Austin Stern's glass sculptures are seemingly innocent creatures that examine visceral emotions such as comfort, anxiety, and even fear. Inspired by the highly saturated colors found in the toys and cartoons of his childhood, he reinterprets traditional Venetian glass techniques to explore interpersonal relationships and mental health. Stern explained. “I am inspired by the bright and highly saturated colors found in the toys and cartoons of my childhood, and the patterns found in both nature and the world of fashion. My current work explores interpersonal relationships, and mental health. The ways in which we support each other, take care of ourselves, and how we cope with various anxieties and fears are all concepts my work explores through a cheerful lens of brightly colored playful creatures.”
Stern started blowing glass as a high school student in Palo Alto, California. After earning a degree in glassblowing from Emporia State University in 2013, he moved to Seattle to find a place in its glass community. Since relocating to Seattle, Stern has worked with an array of notable glass artists, taught glassblowing workshops both nationally and internationally, and exhibited his work in Sweden, Thailand, and throughout the United States.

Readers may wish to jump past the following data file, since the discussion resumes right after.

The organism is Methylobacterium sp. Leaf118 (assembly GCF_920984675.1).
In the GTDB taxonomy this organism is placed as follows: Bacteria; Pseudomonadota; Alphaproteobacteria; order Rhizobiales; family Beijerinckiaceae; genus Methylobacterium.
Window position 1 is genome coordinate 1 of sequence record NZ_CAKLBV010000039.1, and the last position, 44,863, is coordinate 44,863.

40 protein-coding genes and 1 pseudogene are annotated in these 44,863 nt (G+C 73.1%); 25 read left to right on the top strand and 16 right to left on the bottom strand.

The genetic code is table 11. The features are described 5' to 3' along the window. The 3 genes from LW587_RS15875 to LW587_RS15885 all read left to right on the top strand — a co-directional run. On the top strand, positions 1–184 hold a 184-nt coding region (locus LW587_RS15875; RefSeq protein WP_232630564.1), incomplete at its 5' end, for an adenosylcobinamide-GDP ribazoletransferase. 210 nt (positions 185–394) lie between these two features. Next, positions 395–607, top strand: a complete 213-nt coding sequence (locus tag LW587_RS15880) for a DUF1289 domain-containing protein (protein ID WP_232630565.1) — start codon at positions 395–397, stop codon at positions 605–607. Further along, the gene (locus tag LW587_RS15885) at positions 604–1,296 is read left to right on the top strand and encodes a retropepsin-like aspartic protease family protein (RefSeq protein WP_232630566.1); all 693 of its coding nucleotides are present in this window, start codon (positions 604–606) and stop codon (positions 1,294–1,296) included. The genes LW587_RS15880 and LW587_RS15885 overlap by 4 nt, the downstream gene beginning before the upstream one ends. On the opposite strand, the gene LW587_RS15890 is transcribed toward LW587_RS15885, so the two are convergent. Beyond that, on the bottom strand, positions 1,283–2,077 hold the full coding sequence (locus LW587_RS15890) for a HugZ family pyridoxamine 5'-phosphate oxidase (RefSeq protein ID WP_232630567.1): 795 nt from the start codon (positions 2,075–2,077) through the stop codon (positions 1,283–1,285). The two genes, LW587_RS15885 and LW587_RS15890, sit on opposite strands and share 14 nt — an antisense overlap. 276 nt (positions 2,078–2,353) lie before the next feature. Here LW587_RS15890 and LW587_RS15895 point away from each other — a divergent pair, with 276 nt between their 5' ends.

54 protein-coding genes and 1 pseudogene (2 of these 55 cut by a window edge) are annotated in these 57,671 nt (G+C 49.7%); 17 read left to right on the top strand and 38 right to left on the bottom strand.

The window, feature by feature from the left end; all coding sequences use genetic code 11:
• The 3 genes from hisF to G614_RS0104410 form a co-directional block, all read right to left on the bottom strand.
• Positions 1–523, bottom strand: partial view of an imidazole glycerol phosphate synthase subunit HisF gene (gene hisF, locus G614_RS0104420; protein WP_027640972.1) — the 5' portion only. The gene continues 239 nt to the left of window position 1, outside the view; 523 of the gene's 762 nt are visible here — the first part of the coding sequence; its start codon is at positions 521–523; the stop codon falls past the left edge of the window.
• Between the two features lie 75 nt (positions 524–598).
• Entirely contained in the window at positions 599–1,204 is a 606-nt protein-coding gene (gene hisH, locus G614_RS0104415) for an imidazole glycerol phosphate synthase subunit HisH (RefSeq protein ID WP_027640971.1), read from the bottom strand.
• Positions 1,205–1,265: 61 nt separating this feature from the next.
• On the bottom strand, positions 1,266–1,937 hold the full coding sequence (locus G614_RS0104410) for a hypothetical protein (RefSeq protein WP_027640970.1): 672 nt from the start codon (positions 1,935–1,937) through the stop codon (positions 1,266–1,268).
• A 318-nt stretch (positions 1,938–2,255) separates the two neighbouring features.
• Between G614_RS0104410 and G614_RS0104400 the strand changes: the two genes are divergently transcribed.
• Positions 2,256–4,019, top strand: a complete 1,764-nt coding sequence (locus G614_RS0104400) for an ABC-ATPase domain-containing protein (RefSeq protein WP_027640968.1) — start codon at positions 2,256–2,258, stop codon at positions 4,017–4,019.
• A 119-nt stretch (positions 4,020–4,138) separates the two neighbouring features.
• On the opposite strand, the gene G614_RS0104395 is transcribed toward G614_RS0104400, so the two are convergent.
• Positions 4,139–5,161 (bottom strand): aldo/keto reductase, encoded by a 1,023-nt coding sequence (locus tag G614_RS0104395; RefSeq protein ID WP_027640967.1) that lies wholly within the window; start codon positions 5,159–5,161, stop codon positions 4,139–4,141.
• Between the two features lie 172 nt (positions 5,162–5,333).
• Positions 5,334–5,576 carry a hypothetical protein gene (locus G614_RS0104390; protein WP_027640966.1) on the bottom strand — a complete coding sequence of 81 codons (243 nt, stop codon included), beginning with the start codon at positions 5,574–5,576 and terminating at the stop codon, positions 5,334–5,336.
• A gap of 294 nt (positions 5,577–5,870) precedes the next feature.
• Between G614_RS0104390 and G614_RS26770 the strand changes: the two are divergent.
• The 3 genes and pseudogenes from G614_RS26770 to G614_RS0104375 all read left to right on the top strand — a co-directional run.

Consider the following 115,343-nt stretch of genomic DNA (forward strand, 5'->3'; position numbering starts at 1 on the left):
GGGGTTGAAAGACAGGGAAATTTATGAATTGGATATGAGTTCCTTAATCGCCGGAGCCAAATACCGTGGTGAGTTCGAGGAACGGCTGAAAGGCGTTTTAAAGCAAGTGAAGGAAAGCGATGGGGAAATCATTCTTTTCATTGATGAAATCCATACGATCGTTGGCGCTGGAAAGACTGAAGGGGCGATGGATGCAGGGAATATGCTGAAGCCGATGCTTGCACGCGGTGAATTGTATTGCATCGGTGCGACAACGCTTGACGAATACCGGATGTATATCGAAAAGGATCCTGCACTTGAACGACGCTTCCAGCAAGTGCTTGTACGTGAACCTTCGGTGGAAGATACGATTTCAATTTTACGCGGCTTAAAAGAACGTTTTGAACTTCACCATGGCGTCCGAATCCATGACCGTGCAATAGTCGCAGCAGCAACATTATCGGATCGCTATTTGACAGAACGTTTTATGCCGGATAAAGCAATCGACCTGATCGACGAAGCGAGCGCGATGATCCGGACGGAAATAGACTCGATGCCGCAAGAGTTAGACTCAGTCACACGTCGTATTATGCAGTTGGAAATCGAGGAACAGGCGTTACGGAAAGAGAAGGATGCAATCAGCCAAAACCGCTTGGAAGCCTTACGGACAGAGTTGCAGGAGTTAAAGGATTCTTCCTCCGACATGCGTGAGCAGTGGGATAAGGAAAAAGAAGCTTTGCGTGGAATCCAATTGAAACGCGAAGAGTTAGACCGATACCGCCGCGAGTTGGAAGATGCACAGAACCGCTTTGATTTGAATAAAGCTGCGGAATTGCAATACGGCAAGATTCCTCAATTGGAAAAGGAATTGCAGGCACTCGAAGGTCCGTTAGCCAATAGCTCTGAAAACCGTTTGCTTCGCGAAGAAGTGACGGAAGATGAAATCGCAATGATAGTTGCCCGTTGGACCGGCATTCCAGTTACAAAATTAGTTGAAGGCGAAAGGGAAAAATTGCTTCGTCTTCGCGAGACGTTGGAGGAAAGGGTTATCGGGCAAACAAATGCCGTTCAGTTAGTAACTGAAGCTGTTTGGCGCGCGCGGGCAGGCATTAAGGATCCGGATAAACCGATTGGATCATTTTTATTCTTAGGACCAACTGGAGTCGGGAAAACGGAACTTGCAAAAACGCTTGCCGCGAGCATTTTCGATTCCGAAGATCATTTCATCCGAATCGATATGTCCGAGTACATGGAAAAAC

Stern was selected as one of the 100 artists to be included in New Glass Now, a global survey of contemporary glass, which opened at The Corning Museum of Glass in May 2019.
The ‘Little Monsters’ series is a body of work where cartoon like creatures interact with physical manifestations of their own anxieties. These worries which assail the monsters, gleefully weighing down their minds and bodies, are simultaneously sinister and comical representations of our daily setbacks and stumbling blocks. By approaching this subject matter from a playful and saccharine perspective, the viewer is invited to find the humor in the small battles we fight daily to find positivity, peace, and happiness.